Food is so vitally important in Hindu religion that it is considered to be part of God or Brahman. It nourishes the entire physical, mental, and emotional aspects of a human being. It is considered a gift from God and should be treated respectfully.
Food in Hindu Dharma
- Food is considered an actual part of Brahman, rather than simply a Brahman symbol.
- Beef is strictly forbidden; the cow is considered Mother in Hindu dharma.
- Pork is strictly forbidden food
- The food contains energy-like sound waves that can be absorbed by the person eating them.
- According to the Hindu religion, violence or pain inflicted on another living thing rebounds on you (karma).
- To avoid causing pain to another living thing, vegetarianism is advocated, but not compulsory.
- Prohibited animal products may be different from one area to another; for example, duck or crab may be forbidden in one location and not in another.
- Meat is not always forbidden in the Laws of Manusmriti.
- Fasting depends on person’s caste and the occasion.
- Serving food to poor and the needy or a beggar is good karma.
- Food is associated with a lot of religious activity and is still offered to God during some of the religious ceremonies.
- On specific days, food is offered to departed souls.
- Many Hindu temples distribute foods to visiting devotees.
Several rituals are associated with food in Hindu tradition. A child’s first solid food is celebrated as a samskara, or rite, known as annaprasana. The funeral rites involve serving food and offering food to the departed soul for his journey to the ancestral world. According to Manusmriti, “Food that is always worshipped, gives strength and manly vigour; but eaten irreverently, it destroys them both.”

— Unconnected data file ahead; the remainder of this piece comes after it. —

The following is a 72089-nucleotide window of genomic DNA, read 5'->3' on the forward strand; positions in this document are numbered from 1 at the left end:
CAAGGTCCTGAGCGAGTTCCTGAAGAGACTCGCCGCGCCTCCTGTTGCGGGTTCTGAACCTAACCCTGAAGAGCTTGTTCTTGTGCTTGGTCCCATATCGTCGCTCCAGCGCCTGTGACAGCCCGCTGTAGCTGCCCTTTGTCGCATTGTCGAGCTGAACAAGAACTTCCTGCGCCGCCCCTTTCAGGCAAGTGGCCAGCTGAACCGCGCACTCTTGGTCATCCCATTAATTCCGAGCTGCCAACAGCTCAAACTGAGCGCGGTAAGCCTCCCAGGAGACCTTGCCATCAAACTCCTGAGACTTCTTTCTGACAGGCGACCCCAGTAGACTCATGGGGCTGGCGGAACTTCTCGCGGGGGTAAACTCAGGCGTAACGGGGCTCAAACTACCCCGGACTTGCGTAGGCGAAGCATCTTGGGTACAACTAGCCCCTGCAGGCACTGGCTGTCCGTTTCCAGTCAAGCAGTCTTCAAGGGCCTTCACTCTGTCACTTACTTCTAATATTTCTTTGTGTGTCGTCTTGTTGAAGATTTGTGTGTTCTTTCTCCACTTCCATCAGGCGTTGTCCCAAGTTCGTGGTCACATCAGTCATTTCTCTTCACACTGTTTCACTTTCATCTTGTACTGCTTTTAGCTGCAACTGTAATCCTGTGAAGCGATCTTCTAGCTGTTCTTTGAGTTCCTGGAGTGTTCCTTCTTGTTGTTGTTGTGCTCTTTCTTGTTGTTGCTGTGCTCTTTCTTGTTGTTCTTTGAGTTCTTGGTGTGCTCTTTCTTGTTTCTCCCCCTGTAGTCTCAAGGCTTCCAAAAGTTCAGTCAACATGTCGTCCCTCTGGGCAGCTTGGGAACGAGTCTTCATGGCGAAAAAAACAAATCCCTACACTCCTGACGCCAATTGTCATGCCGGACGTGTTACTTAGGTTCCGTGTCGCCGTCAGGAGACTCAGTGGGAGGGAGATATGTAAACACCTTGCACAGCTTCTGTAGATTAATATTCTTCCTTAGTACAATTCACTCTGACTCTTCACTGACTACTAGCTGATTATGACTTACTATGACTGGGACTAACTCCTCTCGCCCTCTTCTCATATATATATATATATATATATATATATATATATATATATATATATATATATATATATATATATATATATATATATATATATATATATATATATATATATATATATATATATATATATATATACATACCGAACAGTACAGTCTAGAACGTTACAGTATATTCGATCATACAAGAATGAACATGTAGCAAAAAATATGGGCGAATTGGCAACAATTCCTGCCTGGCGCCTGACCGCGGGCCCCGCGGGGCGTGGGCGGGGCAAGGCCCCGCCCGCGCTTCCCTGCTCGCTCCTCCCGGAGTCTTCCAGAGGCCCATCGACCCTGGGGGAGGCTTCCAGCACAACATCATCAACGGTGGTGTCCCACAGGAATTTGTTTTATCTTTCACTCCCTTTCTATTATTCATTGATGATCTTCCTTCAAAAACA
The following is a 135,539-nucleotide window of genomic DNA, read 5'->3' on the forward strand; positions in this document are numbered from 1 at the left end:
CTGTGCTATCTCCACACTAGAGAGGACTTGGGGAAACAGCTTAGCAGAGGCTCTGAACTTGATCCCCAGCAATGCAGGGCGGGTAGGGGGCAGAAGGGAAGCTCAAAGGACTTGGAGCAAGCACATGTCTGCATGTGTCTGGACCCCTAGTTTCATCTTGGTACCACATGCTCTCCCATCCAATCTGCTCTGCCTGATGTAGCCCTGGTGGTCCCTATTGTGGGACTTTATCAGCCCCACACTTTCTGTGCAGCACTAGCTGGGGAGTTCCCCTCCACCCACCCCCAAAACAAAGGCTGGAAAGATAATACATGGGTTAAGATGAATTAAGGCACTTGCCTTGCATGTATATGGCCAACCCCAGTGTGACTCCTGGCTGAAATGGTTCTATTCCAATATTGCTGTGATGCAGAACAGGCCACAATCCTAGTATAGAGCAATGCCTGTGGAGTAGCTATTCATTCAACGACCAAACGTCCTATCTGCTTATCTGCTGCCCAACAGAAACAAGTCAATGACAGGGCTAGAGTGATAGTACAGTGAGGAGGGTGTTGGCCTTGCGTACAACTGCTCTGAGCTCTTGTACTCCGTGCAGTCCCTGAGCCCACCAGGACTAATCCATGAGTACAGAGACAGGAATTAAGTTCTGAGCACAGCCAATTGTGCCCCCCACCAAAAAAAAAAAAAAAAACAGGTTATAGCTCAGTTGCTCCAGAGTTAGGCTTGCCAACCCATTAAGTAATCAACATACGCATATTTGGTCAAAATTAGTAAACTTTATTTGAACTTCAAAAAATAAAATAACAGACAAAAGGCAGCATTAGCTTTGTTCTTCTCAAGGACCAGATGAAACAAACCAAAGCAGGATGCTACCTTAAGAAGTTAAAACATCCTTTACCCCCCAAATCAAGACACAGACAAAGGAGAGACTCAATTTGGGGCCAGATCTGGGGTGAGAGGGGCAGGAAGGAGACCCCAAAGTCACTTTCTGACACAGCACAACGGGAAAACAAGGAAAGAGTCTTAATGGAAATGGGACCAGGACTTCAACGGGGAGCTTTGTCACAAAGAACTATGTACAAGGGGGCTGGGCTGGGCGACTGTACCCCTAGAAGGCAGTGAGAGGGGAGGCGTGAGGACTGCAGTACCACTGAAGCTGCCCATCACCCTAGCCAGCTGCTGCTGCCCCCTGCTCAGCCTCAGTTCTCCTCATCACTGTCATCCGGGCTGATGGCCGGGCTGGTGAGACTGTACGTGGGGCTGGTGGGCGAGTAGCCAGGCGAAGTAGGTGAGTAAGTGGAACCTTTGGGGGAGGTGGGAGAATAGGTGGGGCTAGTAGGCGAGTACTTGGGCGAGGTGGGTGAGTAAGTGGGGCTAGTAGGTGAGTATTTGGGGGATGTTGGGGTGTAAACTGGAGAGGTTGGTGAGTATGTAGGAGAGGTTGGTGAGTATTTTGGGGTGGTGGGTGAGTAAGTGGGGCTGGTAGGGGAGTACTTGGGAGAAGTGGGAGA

Some Hindu rituals before eating food
- Cleaning the place where the food will be eaten
- The sprinkling of water around the food, accompanied by some mantras or prayers.
- Making an offering of the food, then offering five vital breaths (pranas), namely prana, apana, vyana, udana, and samanaya and then to Brahman seated in the heart.
Vegetarianism in Hindu religion
“You must not use your God-given body for killing God’s creatures, whether they are human, animal or Whatever.” (Yajur Veda 12.32)
“By not killing any living being, one becomes fit for Salvations.” (Manusmriti 6.60)
“Ahimsa is the highest Dharma, ahimsa is the best Tapas.
Ahimsa is the highest self-control, ahimsa is the highest sacrifice.
Ahimsa is the highest power, ahimsa is the highest friend.
Ahimsa is the highest truth, ahimsa is the highest teaching.”
(Mahabharata 18.116.37 – 41)
Vegetarianism is a practice of eating food that excludes the meat of animals but does permit eggs. Vegetarian foods include grains, fruits, vegetables, legumes, and dairy products. Vegetarianism was never an essential requisite for Hindu religion. Hindus practice vegetarianism because to the adherence of ahimsa (nonviolence), one should refrain from being harmful to any person or even to animals. The Sanskrit word for vegetarianism is shakahara, and for vegetarian, shakahari. Similarly, the Sanskrit word for meat eating is mansahara, and for meat eater, mansahari.
It is a myth to think the practice of vegetarianism as essentially a religious issue. But since ahimsa is central to Hindu religion, people refrain from killing animals and refrain from using them as food. At the time of the Vedas, the people’s lives were centered on sacrificial offerings to deities. The offerings were vegetables and meats; often, the offerings were given to the priests and others who paid for those sacrifices. In other words, the Brahmins were meat eaters, and the others were vegetarians. In the course of hundreds of years, the trend was reversed; Brahmins became vegetarians, and the others, some of them, became meat eaters.